The Weekly Newsletter of MIT Linguistics

New Visiting Scholars and Visiting Students for Fall 2014

Visiting students

  • Maria del Mar Bassa Vanrell (University of Texas at Austin) says: “My name is Maria del Mar but everyone just calls me Mar (‘sea’). I’m from an island, Mallorca (Spain), where I lived until I was 20. As an undergraduate I studied English literature and linguistics at the University of the Balearic Islands, The University of Texas at Austin, and Queen Mary University of London. After a year of teaching at The College of the Holy Cross, MA, I decided to move back to UT Austin to pursue graduate studies in linguistics. I’m currently working on the typology of motion constructions. My main interests are semantics, lexical-semantics, pragmatics, and syntax. I look forward to going deeper into any of these fields while at MIT. During my free time, I love traveling, photography, dancing, painting, watching movies, cooking (& eating), and just spending time outdoors while enjoying nature.”
  • Brian Buccola (McGill University) says: “My research interests primarily include formal semantics, pragmatics, phonology, and computational linguistics. On the semantics/pragmatics side, I have worked on ignorance inferences associated with superlative numeral/scalar modifiers like “at least” and “at most”. On the phonology side, I have worked on the difference in generative capacity between Optimality Theory and ordered rewrite rules.”
  • Heidi Klockmann (PhD student at Utrecht University) works on syntax, especially on case, agreement and numerals.

Visiting scholars

  • Tony Borowsky (University of Sydney)’s research interests are all kinds of Theoretical Phonology including issues of lexical phonology in Optimality Theory, the formalization of phonological variation in OT and language acquisition.
  • Hemanga Dutta (The English and Foreign Languages University (EFLU))’s research explores different phonological theories. He also works on the sociolinguistics and linguistic aspects of Indian languages including language change, language contact, language, power and gender dynamics, language and youth culture, multilingualism, language and education. In addition, he is also interested in applied linguistics, language pedagogy and language disorders.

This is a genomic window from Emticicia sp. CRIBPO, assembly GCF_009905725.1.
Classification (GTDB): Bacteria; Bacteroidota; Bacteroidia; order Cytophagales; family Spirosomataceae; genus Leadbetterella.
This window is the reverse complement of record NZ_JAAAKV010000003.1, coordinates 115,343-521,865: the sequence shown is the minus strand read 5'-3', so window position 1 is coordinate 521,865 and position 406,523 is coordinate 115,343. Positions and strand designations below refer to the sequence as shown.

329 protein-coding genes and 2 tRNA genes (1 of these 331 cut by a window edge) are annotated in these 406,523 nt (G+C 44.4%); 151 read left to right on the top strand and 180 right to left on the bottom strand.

• Miwako Hisagi (MIT)’s research interests are Speech and Language Processing, Speech Processing, Acoustic Phonetics, Language Acquisition, and Phonetics.
  • Masuyo Ito (Fukuoka University) works on first language acquisition, syntax, psycholinguistics and pragmatics.
  • Jinglian Li (Beijing Institute of Technology)’s fields are Generative Grammar and Contrastive Linguistics.
  • Aijuan Liu (Beijing University of Chinese Medicine) says: “[My] research interests include age effects and maturational constraints in second language acquisition, L2 acquisition of formal aspects of language knowledge (especially morphology and syntax).”
  • Chie Nakamura (University of Tokyo)
  • Tamina Stephenson (University of Massachusetts Amherst)’s research interests are pragmatics, semantics and philosophy of language.
  • Tsuyoshi Sugawara (Ube National College of Technology) writes: “I am a spontaneous and an extrovert person. I love Boston because of its diversity. I am crazy about Boston Red Sox and Boston Celtics. I hold two degrees: Master of Education in Teaching English as a Second Language and Ph.D in Information Science (on Linguistics). As a linguist and a TEFL instructor, I am extremely curious about every language. I have been studying 12 languages (Arabic, Spanish, Brazilian Portuguese, German, French, Italian, Russian, Turkish, Hindi, Malay, Chinese, and Korean), communicating every day with my friends from about 50 countries around the world. My research areas are Lexical Semantics (especially on Generative Lexicon Theory), Morphology, Syntax, and Language Acquisition ( Bilingualism, Trilingualism, and Multilingualism).”
  • Aline Villavicencio (Institute of Informatics, Universidade Federal do Rio Grande do Sul) reports: “The main goal of this visit is to collaborate with Prof. Berwick on the project Cognitive Computational Models of Natural Languages for Assessing Language Competency (CNPq-MIT) to investigate particular linguistic factors connected to language use in clinical and non-clinical conditions, such as aphasia and Alzheimer’s Disease (AD). ”